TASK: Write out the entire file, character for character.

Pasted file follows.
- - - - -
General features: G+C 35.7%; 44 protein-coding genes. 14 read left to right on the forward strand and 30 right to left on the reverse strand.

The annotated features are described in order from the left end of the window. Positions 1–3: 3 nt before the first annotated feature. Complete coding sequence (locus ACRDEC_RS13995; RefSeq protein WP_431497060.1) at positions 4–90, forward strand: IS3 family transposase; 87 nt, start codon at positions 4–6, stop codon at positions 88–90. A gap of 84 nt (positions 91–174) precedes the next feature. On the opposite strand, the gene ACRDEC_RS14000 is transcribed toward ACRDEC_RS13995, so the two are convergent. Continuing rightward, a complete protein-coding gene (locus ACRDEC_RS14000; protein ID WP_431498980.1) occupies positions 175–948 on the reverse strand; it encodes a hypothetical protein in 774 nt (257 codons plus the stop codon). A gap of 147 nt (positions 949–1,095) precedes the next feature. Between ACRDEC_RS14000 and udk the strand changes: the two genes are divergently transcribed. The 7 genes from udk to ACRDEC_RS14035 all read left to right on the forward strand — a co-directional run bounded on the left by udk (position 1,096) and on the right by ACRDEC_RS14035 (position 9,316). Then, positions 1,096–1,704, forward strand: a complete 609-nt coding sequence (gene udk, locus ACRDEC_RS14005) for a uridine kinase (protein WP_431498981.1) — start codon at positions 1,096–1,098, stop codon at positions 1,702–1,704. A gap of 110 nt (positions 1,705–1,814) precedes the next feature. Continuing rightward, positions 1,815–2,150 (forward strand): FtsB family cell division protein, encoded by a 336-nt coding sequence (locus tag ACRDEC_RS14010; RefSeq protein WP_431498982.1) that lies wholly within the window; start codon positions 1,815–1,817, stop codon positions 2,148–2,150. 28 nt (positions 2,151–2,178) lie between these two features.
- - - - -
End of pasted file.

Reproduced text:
General features: G+C 35.7%; 44 protein-coding genes. 14 read left to right on the forward strand and 30 right to left on the reverse strand.

The annotated features are described in order from the left end of the window. Positions 1–3: 3 nt before the first annotated feature. Complete coding sequence (locus ACRDEC_RS13995; RefSeq protein WP_431497060.1) at positions 4–90, forward strand: IS3 family transposase; 87 nt, start codon at positions 4–6, stop codon at positions 88–90. A gap of 84 nt (positions 91–174) precedes the next feature. On the opposite strand, the gene ACRDEC_RS14000 is transcribed toward ACRDEC_RS13995, so the two are convergent. Continuing rightward, a complete protein-coding gene (locus ACRDEC_RS14000; protein ID WP_431498980.1) occupies positions 175–948 on the reverse strand; it encodes a hypothetical protein in 774 nt (257 codons plus the stop codon). A gap of 147 nt (positions 949–1,095) precedes the next feature. Between ACRDEC_RS14000 and udk the strand changes: the two genes are divergently transcribed. The 7 genes from udk to ACRDEC_RS14035 all read left to right on the forward strand — a co-directional run bounded on the left by udk (position 1,096) and on the right by ACRDEC_RS14035 (position 9,316). Then, positions 1,096–1,704, forward strand: a complete 609-nt coding sequence (gene udk, locus ACRDEC_RS14005) for a uridine kinase (protein WP_431498981.1) — start codon at positions 1,096–1,098, stop codon at positions 1,702–1,704. A gap of 110 nt (positions 1,705–1,814) precedes the next feature. Continuing rightward, positions 1,815–2,150 (forward strand): FtsB family cell division protein, encoded by a 336-nt coding sequence (locus tag ACRDEC_RS14010; RefSeq protein WP_431498982.1) that lies wholly within the window; start codon positions 1,815–1,817, stop codon positions 2,148–2,150. 28 nt (positions 2,151–2,178) lie between these two features.